Right: A Finnish patrol is seen here picking apart a downed Soviet air­plane, perhaps after a Soviet sortie had gone bad. Much of the wea­ponry used by Finns during the Winter War was captured from the enemy. The Soviet Air Force lost around 1,000 air­craft. Just over half of the Soviet losses were combat casualties. Finns lost 62 aircraft.

Finland’s Winter War: Finnish riflemen Finland’s Winter War: hidden Finnish riflemen

Left: Blending in with their surroundings these Finnish rifle­men, out­gunned and out­numbered by the enemy, used the advan­tages a Nordic winter pro­vided with remark­able effect. Invading Red Army troops ini­tially wore dark or khaki-colored uni­forms, making them easy targets for sharp­shooters. One Finnish sharp­shooter, Simo Häyhä, had 542 con­firmed Soviet kills during the Winter War before he was seriously wounded by a Soviet marksman. His remark­able story is told in The White Sniper.

Right: Dressed in white camou­flage, these Finnish defenders were almost impos­sible for the enemy to see in the snow-dusted forests through which they moved.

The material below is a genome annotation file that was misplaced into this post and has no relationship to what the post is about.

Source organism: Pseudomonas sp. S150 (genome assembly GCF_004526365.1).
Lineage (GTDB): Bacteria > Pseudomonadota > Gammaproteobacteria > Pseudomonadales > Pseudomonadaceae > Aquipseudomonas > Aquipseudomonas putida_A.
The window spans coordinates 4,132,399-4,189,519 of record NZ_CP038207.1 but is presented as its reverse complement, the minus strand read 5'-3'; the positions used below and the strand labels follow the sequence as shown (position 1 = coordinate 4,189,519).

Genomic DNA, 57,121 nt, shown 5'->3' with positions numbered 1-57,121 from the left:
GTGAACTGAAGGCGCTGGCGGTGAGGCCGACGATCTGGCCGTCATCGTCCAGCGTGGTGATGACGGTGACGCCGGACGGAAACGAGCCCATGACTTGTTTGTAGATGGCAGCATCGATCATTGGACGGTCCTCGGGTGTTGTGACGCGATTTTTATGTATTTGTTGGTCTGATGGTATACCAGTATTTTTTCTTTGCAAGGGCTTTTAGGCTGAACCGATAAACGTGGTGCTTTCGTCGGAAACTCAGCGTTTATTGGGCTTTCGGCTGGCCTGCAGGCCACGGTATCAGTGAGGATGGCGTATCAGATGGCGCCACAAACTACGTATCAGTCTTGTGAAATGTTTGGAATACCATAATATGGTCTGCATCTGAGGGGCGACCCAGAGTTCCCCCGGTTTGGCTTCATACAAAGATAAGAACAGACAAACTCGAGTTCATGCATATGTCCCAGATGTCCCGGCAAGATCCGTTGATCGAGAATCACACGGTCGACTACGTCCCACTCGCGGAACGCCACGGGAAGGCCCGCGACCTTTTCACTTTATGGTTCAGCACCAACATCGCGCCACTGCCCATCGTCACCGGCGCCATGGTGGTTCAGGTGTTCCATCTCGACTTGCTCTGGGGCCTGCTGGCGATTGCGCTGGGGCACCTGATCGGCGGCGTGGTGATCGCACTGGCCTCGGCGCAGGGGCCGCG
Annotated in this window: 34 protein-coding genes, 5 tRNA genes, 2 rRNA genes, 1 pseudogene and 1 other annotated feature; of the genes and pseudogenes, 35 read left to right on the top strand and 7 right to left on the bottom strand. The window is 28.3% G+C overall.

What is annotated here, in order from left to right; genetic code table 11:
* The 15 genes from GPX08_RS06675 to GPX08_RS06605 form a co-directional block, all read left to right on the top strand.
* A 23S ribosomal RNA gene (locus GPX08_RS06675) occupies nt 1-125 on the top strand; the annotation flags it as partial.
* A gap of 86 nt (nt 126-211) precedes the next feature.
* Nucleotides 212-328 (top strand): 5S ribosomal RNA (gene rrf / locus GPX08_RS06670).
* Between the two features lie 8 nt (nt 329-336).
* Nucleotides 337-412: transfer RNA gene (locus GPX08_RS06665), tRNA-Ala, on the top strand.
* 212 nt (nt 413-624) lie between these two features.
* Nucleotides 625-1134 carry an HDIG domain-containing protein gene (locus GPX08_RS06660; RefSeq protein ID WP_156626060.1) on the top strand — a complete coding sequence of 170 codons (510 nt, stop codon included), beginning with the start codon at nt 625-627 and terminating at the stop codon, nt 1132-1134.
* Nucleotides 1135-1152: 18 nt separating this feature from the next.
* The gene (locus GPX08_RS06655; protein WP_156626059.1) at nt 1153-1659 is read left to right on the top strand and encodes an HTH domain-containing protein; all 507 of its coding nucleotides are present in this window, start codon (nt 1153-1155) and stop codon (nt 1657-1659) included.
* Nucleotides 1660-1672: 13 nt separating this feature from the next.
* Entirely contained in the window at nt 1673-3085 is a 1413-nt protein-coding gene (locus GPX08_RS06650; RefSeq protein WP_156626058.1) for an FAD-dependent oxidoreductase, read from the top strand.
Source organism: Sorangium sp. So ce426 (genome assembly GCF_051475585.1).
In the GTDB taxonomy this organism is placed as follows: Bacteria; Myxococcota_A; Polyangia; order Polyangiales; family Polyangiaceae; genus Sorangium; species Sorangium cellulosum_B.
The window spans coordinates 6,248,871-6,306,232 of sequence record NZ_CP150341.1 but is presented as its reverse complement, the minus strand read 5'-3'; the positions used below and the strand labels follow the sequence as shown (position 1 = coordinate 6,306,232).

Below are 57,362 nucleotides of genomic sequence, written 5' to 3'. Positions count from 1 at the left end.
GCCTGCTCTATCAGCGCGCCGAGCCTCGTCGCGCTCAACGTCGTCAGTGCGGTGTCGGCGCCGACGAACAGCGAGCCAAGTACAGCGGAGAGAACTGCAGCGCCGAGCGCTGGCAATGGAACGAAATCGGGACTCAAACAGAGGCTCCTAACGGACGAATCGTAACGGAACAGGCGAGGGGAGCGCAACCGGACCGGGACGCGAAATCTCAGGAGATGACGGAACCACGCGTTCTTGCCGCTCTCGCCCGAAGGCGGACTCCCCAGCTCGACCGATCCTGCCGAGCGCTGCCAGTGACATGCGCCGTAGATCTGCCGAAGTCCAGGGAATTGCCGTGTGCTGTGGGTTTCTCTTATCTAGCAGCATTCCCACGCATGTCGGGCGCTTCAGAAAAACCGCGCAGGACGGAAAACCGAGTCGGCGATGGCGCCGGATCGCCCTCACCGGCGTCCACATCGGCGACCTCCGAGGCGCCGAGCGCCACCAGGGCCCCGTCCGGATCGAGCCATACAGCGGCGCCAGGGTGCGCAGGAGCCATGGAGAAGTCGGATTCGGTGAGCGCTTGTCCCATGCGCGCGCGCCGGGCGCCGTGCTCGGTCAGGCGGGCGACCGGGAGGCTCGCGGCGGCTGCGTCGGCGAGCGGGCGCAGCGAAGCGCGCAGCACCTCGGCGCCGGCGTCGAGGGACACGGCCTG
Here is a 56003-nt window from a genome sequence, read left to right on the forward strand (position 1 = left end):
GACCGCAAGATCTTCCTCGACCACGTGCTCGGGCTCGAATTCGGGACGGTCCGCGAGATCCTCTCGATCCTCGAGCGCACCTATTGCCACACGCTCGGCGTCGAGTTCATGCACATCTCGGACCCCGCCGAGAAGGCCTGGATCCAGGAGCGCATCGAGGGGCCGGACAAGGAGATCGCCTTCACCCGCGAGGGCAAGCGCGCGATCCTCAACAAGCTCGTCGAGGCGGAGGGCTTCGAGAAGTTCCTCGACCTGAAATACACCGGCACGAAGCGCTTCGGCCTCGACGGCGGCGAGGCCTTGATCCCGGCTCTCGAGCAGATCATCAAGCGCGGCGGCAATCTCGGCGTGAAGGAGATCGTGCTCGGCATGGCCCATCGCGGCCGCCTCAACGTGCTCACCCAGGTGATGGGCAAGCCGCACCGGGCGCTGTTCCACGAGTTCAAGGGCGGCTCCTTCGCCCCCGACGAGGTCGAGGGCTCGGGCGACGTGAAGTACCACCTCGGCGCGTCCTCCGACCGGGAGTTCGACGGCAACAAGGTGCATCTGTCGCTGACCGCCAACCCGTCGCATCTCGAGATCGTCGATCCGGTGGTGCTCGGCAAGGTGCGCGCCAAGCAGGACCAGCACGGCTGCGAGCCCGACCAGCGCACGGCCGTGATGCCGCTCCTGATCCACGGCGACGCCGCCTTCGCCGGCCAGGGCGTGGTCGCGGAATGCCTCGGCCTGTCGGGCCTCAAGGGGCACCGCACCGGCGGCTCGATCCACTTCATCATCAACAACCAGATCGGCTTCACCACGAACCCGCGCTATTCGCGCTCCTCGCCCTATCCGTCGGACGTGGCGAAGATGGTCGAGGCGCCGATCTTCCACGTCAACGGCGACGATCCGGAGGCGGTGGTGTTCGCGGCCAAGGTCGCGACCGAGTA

Finland’s Winter War: Dead Soviet soldiers Finland’s Winter War: Wounded Soviet soldiers

Left: As Soviet troops and vehicles filed along forest roads, Finnish ski troops were able to steal­thily move into posi­tion and destroy vehi­cles at the front and rear of the column. With the road blocked, Finnish defenders could then encircle and destroy the trapped Red Army. In this photo dead Soviet soldiers lie in the after­math of a deva­stating attack on their column during the Battle of Raate Road, which took place during the first week of Janu­ary 1940. Soviets losses were put at between 7,000 and 9,000 men. The Russian State Mili­tary Archive con­firms that 167,976 Soviet sol­diers were killed or went missing during the 105-day Winter War. For their part, Finnish his­to­rians esti­mate 25,904 of their country­men died or went missing and 43,557 were wounded in the Winter War.

Right: Wounded and freezing Red Army soldiers after their capture in February 1940. The Finns held some 5,572 Soviet POWs at the con­clu­sion of the war, while the Soviets held 800–1,000 Finns. It is believed most of the Soviets who were repa­tri­ated to their home­land were killed in camps run by the Soviet secret service, the NKVD.

Fire and Ice: The Winter War of Finland and Russia, 1939–1940